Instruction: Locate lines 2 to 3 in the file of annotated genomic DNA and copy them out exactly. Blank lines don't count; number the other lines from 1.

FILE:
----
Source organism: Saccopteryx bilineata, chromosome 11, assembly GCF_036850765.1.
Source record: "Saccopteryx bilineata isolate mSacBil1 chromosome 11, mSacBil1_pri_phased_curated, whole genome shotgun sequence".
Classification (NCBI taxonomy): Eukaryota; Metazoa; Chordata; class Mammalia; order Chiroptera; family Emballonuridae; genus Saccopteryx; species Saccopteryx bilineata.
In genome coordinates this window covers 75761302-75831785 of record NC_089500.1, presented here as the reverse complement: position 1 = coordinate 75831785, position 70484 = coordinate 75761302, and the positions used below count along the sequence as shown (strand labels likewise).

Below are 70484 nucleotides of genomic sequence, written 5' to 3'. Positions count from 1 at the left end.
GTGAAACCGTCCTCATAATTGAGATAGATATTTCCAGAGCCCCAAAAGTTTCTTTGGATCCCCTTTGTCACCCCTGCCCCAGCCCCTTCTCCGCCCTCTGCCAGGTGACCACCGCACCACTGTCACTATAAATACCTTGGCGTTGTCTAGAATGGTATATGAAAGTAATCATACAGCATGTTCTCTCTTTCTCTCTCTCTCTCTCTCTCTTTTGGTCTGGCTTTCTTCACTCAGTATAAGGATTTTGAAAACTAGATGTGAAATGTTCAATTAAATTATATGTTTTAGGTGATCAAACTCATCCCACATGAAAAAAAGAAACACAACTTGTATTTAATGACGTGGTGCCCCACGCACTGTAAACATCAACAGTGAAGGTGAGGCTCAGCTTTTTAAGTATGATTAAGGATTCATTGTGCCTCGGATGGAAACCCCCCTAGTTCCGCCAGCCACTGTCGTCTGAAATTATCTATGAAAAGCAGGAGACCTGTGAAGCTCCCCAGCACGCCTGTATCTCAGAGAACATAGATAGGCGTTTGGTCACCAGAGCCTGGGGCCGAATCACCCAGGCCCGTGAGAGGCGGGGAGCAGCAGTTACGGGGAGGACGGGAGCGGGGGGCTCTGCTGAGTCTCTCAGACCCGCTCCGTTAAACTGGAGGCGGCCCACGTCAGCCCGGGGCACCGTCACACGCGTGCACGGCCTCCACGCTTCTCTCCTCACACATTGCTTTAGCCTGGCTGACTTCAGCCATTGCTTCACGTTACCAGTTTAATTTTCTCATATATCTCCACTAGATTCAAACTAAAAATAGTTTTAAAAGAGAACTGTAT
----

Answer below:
Source record: "Saccopteryx bilineata isolate mSacBil1 chromosome 11, mSacBil1_pri_phased_curated, whole genome shotgun sequence".
Classification (NCBI taxonomy): Eukaryota; Metazoa; Chordata; class Mammalia; order Chiroptera; family Emballonuridae; genus Saccopteryx; species Saccopteryx bilineata.